UBC literature prof emeritus Dennis Danielson adopts the concept of The Tao as a kind of umbrella term for the ultimate source of “goods and shoulds.”

In this cynical era in which “values-free” educators teach that every attempt to define meaning is merely “socially constructed” — or, worse, an attempt to exert power over others — many will criticize Danielson’s approach as absolutistic or even black and white. But it’s not. It’s meaty and nuanced. He takes seriously that all human declarations are provisional, even while maintaining sacred values exist to which all can attune themselves.

What are some of those ultimate purposes, which used to be considered virtues? Danielson rightly promotes the classical values of courage, prudence, self-control and fairness.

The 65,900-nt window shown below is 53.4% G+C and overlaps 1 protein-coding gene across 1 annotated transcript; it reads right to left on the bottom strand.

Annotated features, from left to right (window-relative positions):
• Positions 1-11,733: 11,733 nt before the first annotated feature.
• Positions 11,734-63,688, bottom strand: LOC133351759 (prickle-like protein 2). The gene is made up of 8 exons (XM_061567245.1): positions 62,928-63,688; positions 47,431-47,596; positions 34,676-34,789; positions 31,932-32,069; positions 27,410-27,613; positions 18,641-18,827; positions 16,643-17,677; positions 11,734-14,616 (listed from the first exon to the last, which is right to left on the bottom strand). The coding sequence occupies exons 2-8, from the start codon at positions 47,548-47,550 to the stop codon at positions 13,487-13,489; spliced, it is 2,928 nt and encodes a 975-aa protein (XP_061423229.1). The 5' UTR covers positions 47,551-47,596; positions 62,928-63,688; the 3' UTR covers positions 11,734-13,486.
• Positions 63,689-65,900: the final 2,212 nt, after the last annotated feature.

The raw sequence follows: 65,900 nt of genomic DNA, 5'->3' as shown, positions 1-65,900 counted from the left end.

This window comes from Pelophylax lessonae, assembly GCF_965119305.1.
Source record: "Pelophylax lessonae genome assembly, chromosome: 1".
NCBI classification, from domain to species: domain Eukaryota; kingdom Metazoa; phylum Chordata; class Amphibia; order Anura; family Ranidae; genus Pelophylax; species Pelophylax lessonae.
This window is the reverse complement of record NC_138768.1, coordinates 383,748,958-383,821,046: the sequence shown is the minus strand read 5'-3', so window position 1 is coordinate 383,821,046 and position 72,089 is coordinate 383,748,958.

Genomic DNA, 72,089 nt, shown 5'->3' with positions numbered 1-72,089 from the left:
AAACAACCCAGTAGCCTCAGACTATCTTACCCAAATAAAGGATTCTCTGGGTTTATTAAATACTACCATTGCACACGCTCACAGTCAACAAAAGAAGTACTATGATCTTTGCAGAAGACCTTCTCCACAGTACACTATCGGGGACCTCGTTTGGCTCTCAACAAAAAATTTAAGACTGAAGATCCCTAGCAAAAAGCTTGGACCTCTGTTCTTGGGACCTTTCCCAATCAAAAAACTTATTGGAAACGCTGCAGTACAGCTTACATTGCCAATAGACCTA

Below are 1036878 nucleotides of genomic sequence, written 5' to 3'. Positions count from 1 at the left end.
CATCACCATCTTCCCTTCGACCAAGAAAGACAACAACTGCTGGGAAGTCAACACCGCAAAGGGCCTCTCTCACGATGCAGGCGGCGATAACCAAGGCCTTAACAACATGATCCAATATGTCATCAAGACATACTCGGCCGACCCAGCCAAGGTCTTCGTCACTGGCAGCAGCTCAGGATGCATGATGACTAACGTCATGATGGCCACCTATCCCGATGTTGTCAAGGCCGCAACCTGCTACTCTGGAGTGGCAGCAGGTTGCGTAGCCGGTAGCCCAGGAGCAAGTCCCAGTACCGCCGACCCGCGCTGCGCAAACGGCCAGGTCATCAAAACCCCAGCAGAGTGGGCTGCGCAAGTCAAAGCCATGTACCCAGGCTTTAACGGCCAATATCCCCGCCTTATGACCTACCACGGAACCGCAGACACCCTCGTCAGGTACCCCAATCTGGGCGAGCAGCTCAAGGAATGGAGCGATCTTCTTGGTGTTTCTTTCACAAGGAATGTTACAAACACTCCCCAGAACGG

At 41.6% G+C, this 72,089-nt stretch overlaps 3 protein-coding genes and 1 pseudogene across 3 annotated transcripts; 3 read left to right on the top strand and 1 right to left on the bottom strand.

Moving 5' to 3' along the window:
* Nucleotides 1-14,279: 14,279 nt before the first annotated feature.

Wouldn’t it be refreshing to see such virtues exhibited more often from trendsetting celebrity commentators, either conservative or liberal, who often lead the mob in trash-talking on Twitter, attempting to ostracize those who use moral reasoning to disagree with them? (The tragic irony of “values-free” education is it produces people with no skills in applied ethics; so when they do express opinions they often adopt a hectoring, self-righteous tone.)

I appreciate how Danielson, along with philosopher Alasdair MacIntyre, places these classic virtues above what he calls “secondary” truths. And it’s no coincidence a key example of such secondary truths is something many multicultural Canadians contradictorily elevate into an outright absolute: Tolerance.